The beautiful paper by Torquato and Stillinger,
"Jammed hard-particle packings: From Kepler to Bernal and beyond"
(Rev. Mod. Phys. 82, 2633–2672 (2010)),
will answer many of your questions.
It focuses on spheres, but also touches upon ellipsoids, superballs, polyhedra,
higher dimensions, and non-Euclidean geometries. It is an up-to-date survey
with pages of references.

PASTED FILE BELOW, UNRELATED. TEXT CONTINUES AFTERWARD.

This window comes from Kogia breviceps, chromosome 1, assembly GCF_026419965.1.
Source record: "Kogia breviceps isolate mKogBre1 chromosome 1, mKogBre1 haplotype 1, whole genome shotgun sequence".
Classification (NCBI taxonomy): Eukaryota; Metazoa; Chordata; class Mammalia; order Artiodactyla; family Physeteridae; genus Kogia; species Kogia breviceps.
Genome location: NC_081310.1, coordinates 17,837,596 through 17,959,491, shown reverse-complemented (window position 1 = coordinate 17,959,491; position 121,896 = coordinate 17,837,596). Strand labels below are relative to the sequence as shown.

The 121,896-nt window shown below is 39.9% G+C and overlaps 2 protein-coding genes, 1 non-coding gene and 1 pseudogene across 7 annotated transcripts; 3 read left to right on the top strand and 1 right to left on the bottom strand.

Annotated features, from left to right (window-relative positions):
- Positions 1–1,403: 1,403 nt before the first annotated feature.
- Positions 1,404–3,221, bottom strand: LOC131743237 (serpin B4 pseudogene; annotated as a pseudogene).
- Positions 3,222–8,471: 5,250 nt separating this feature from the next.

You may recognize Torquato as a primary mover in the recent spectacular
advances on tetrahedral packing.
I think that your question, made precise in some way, is likely open.
But there are octahedral packings of density 0.947, considerably higher than
the best tetrahedral or sphere packings. So a regular octahedron is a candidate answer.
Incidentally, this paper says that the notion of "random close packing" is now passé,
being displaced by "maximally random jamming," a more precise concept.
Some specific information on random sphere packings can be found
in my MO question "Average degree of contact graph for balls in a box."